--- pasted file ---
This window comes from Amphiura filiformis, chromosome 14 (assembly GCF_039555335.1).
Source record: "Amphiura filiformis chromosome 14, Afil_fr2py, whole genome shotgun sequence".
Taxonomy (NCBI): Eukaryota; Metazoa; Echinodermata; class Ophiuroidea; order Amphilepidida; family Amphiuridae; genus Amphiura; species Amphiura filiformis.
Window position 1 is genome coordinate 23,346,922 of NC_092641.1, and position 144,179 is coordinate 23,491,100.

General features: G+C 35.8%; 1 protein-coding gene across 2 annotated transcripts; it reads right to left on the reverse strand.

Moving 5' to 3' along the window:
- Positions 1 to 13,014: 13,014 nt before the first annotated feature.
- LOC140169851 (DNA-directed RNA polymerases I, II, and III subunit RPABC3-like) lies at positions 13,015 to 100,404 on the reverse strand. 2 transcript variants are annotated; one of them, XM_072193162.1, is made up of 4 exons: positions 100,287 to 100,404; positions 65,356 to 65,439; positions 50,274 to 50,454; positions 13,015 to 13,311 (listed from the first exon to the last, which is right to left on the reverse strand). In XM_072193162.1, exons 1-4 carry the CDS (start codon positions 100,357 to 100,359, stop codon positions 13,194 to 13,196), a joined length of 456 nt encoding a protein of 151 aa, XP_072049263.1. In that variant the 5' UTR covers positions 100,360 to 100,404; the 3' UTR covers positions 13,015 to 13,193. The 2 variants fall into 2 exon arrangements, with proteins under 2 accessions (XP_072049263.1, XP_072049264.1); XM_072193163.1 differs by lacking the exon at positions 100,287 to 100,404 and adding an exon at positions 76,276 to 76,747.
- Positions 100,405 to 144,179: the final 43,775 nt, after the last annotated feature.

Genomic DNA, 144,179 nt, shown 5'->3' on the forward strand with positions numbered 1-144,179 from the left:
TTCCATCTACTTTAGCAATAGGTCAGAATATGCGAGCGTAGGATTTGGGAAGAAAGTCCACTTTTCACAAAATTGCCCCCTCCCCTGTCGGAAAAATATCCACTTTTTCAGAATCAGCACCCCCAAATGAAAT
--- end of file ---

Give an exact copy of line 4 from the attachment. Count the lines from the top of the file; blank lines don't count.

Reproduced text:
Window position 1 is genome coordinate 23,346,922 of NC_092641.1, and position 144,179 is coordinate 23,491,100.